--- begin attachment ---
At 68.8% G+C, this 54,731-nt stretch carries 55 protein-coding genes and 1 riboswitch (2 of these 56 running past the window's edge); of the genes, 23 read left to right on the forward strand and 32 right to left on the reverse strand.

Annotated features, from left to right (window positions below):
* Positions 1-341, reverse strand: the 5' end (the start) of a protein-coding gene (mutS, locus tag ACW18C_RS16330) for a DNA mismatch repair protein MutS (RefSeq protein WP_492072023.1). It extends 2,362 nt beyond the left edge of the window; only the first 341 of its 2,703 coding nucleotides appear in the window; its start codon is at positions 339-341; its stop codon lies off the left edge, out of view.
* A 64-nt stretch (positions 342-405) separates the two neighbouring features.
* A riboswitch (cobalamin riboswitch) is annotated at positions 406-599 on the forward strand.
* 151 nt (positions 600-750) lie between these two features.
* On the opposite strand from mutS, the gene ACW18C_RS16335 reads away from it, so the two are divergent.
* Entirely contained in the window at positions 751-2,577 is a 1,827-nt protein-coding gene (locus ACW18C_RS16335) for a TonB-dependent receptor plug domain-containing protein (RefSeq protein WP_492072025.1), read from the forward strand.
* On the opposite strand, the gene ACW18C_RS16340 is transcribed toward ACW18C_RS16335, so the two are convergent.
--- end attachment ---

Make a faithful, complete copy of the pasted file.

At 68.8% G+C, this 54,731-nt stretch carries 55 protein-coding genes and 1 riboswitch (2 of these 56 running past the window's edge); of the genes, 23 read left to right on the forward strand and 32 right to left on the reverse strand.

Annotated features, from left to right (window positions below):
* Positions 1-341, reverse strand: the 5' end (the start) of a protein-coding gene (mutS, locus tag ACW18C_RS16330) for a DNA mismatch repair protein MutS (RefSeq protein WP_492072023.1). It extends 2,362 nt beyond the left edge of the window; only the first 341 of its 2,703 coding nucleotides appear in the window; its start codon is at positions 339-341; its stop codon lies off the left edge, out of view.
* A 64-nt stretch (positions 342-405) separates the two neighbouring features.
* A riboswitch (cobalamin riboswitch) is annotated at positions 406-599 on the forward strand.
* 151 nt (positions 600-750) lie between these two features.
* On the opposite strand from mutS, the gene ACW18C_RS16335 reads away from it, so the two are divergent.
* Entirely contained in the window at positions 751-2,577 is a 1,827-nt protein-coding gene (locus ACW18C_RS16335) for a TonB-dependent receptor plug domain-containing protein (RefSeq protein WP_492072025.1), read from the forward strand.
* On the opposite strand, the gene ACW18C_RS16340 is transcribed toward ACW18C_RS16335, so the two are convergent.